Should kids wear blue light glasses?

How many hours a day are kids staring a screens? Has this number increased over the last 12 months? How close are their eyes to the screens? Do they turn on all the lights in the house to the maximum level? 

Kids and screen-time dramatically higher

Today kids are looking at screens more than ever before. This is frightening information, but according to a study by the nonprofit organization Common Sense Media released in October 2019 (so pre-COVID...), 8-12 year-olds in the US use screens for an average of 4 hours, 44 minutes per day, and 13-18 year-olds are on screens for an average of 7 hours, 22 minutes each day. And a more recent report, released in November 2020, found 5-8 year-olds spend just over 3 hours a day looking at a digital device.

Now add in all the extra time as a result of school shut-downs and online learning, and those numbers are scary. 

More screen-time means more blue light

Electronic devices emit unnaturally high levels of blue light that isn't balanced by the calming wavelengths of red and yellow light. As a result, the brain is wired from exposure to constant high energy wavelengths, unable to tell the difference between day and night. Blue light is necessary to keep us awake and alert throughout the day, but come night-time and our brains need to calm down and prepare for sleep. Also critical is darkness for the release of melatonin, our sleep hormone. If the eyes don't detect low light, the message to secrete melatonin is not adequately received by the pineal gland, resulting in poor and disrupted sleep patterns.The research is very clear on this subject - higher screen-time equals poorer quality of sleep.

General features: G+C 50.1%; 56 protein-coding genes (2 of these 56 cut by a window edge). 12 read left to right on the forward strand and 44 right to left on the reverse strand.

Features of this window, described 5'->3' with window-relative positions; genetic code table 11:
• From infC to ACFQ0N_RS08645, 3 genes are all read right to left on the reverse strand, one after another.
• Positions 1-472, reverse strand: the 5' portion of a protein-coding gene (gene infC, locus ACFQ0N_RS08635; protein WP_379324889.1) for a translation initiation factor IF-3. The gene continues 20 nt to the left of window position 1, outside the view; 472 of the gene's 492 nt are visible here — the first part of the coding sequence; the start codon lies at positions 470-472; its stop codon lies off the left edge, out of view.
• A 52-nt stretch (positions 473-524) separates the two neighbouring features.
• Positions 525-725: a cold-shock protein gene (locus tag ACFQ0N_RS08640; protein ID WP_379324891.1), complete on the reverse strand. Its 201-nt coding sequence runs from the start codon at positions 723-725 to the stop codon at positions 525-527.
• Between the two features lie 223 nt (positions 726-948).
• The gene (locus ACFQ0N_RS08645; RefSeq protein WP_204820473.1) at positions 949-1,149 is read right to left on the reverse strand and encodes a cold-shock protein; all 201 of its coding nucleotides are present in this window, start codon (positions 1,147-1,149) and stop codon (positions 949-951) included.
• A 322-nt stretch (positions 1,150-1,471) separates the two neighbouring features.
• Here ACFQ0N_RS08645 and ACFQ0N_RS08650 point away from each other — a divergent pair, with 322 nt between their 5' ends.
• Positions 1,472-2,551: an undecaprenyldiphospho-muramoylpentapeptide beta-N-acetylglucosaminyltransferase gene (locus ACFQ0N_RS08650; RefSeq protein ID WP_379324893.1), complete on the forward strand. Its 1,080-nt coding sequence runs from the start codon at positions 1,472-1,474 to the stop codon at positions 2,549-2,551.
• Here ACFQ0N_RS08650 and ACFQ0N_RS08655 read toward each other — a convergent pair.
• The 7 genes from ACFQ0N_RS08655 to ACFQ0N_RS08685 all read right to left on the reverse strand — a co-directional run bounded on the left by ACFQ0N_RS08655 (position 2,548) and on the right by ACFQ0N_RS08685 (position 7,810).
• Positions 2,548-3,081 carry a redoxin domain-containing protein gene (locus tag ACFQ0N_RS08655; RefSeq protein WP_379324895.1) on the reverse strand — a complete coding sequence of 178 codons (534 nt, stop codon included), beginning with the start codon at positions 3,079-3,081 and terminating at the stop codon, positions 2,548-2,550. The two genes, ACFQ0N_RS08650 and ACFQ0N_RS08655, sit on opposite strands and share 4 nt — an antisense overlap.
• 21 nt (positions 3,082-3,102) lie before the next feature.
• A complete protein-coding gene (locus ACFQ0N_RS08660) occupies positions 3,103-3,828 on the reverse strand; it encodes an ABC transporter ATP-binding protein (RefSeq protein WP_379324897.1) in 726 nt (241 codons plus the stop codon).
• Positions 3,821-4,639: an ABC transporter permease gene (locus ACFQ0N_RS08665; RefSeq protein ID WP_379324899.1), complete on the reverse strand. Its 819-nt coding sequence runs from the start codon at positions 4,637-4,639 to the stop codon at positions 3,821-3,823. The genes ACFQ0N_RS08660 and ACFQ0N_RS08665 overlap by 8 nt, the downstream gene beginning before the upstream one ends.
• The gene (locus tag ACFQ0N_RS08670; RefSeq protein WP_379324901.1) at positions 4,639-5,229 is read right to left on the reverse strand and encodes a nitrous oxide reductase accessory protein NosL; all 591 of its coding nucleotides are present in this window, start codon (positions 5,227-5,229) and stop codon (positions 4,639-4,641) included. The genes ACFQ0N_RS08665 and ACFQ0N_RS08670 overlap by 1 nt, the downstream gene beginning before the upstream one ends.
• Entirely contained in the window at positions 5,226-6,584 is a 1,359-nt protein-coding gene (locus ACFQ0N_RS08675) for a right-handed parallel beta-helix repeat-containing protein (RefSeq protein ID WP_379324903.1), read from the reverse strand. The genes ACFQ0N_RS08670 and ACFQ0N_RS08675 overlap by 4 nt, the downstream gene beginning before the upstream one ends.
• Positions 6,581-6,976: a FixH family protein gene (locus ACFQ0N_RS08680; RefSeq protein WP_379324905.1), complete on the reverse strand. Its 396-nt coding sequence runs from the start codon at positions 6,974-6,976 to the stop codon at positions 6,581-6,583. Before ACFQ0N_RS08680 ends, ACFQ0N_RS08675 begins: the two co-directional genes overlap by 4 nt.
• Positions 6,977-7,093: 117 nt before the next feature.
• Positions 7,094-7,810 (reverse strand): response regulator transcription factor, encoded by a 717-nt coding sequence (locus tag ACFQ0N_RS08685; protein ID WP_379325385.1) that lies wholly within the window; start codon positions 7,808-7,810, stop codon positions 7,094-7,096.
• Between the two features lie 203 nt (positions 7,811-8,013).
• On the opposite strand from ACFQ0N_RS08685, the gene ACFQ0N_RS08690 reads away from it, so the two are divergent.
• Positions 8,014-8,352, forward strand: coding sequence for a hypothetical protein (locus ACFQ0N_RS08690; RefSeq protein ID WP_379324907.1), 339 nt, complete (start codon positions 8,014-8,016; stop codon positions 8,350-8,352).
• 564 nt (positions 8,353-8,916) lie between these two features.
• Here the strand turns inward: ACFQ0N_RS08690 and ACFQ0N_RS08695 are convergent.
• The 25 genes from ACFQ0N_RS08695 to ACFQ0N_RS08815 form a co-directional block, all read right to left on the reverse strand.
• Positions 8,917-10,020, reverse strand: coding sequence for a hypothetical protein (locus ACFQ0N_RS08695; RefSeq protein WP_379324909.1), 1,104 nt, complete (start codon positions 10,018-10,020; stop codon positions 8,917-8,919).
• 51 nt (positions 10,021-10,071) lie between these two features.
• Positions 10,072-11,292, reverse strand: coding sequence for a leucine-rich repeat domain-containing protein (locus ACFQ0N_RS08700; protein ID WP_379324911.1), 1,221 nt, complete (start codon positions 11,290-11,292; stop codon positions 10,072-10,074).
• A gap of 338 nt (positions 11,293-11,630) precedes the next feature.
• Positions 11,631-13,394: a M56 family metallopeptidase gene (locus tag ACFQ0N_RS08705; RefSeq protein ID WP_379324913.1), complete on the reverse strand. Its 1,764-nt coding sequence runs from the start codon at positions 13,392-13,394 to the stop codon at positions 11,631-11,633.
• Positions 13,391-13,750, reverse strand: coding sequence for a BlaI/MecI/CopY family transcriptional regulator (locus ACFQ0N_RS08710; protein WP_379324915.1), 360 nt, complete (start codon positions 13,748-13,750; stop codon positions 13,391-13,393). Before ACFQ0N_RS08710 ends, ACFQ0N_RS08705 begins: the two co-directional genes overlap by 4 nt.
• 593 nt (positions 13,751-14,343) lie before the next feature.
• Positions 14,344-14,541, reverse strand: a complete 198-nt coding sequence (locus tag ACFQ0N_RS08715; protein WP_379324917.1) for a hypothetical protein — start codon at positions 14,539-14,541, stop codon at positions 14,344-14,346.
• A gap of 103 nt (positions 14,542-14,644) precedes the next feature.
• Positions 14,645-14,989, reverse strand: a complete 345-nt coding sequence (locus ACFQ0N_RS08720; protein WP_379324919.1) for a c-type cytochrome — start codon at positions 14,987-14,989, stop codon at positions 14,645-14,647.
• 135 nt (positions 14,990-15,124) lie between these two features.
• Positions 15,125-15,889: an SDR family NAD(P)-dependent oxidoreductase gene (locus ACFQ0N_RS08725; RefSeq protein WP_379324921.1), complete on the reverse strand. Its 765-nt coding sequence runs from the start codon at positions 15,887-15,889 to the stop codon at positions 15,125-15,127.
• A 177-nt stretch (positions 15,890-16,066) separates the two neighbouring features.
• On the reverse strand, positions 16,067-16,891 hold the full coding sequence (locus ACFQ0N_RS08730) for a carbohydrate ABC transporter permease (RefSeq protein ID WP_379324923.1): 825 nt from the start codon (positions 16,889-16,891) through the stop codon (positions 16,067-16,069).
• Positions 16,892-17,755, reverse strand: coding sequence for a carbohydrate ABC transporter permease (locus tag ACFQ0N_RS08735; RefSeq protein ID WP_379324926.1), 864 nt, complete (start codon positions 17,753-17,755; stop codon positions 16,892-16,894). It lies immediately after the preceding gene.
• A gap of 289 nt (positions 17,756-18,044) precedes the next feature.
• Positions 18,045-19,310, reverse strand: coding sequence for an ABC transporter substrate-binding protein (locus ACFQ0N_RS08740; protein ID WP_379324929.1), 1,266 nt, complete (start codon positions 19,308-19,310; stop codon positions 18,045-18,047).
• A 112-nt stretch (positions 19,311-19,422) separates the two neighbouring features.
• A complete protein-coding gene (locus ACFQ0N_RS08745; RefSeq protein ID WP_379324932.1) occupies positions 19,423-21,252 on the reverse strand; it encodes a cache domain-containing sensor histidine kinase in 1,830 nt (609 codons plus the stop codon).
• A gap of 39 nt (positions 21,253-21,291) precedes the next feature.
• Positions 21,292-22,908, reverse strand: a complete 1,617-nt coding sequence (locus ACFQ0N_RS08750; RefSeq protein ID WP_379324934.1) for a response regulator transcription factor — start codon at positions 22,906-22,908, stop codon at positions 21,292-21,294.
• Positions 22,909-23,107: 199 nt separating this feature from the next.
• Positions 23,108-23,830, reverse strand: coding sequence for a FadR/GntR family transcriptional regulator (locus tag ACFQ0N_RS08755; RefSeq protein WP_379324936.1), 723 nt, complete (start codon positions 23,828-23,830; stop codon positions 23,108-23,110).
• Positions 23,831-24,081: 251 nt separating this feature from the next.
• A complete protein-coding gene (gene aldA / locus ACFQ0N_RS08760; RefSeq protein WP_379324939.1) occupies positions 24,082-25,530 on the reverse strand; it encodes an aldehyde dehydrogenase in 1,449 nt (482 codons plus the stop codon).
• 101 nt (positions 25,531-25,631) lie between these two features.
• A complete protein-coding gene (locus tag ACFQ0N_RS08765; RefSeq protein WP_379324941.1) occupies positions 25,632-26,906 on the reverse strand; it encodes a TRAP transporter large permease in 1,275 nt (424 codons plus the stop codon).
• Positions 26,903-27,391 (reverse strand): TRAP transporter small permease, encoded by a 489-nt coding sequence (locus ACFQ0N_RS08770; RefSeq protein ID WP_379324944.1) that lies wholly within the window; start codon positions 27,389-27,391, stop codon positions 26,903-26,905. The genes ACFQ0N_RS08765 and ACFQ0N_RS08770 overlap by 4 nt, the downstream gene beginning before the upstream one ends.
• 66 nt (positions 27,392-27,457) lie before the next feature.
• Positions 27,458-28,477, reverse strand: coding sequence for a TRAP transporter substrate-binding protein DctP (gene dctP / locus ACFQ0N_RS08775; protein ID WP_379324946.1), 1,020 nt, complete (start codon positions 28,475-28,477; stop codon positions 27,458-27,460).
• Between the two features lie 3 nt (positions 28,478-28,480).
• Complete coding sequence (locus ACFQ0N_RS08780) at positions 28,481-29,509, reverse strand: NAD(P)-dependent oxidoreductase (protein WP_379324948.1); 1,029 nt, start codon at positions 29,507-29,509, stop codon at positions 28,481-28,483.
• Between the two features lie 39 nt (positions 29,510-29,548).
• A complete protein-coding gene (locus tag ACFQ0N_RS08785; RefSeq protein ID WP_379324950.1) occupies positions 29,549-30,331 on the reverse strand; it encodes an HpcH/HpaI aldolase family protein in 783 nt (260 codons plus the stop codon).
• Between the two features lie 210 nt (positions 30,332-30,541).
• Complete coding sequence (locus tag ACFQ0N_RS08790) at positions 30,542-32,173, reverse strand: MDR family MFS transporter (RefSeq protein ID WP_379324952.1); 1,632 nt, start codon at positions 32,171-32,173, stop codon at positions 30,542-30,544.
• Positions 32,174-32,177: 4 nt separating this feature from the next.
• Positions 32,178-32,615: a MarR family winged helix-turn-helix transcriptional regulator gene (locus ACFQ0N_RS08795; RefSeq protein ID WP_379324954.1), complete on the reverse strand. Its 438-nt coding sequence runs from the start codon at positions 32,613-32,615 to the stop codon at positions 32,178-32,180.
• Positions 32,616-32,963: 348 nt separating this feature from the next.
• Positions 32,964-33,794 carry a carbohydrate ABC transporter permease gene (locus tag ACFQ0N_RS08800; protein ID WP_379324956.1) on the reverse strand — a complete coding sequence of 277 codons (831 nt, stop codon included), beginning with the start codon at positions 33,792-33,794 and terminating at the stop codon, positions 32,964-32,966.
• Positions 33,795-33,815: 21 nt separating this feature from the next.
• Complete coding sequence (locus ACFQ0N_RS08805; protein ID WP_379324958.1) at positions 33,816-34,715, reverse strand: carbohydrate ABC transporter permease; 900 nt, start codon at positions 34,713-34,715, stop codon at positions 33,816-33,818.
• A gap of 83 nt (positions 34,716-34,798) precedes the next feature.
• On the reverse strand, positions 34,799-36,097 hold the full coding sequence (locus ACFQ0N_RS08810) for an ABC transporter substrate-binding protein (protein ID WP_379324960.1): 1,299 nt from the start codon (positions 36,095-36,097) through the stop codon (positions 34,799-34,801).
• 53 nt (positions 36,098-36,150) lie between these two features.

It's more than just poor sleep

There are other damaging effects of high exposure to blue light. Some relate to poor sleep such as diabetes and other chronic health issues, but specific eye conditions such as myopia (nearsightedness) and digital eye strain (blurry vision, dry eyes, headaches) have been associated with long term use of screens. 

What's the solution?

The ideal answer is to limit the use of screens, especially at night-time. But we live in the modern world, with devices on and all around us, as well as online schooling still at an all time high. So this is not the easiest to put in to practice. At the very least you can activate low blue light mode on most devices, or there are a number of apps such as f.lux you can install to do this.

Our solution was to create eyewear that can block out the exact range of blue light that is proven to be harmful. After many years of research, and working with experts in the field of photobiology and optics, we created the technology to infuse the lens with a proprietary pigment that effectively blocks blue light.

For our Day lenses that means blocking 95% (you still need some to function and stay alert during the day) and Night lenses block 100% (you need to block all blue light in order for your melatonin to be naturally secreted).

And of course they needed to be stylishly designed so kids would want to wear them. 

For 5-10 year olds we have 3 frame styles to choose from - Photon Blue, Spectral Eyes, and Quantum Green.

For 11+ year-olds, we recommend our narrow width frames in our Day & Night range - Clyde, Popp, and Nate. 

And for the uber-cool, super-stylish teens, the gold rimmed, finely etched Wallace's are a hit! 





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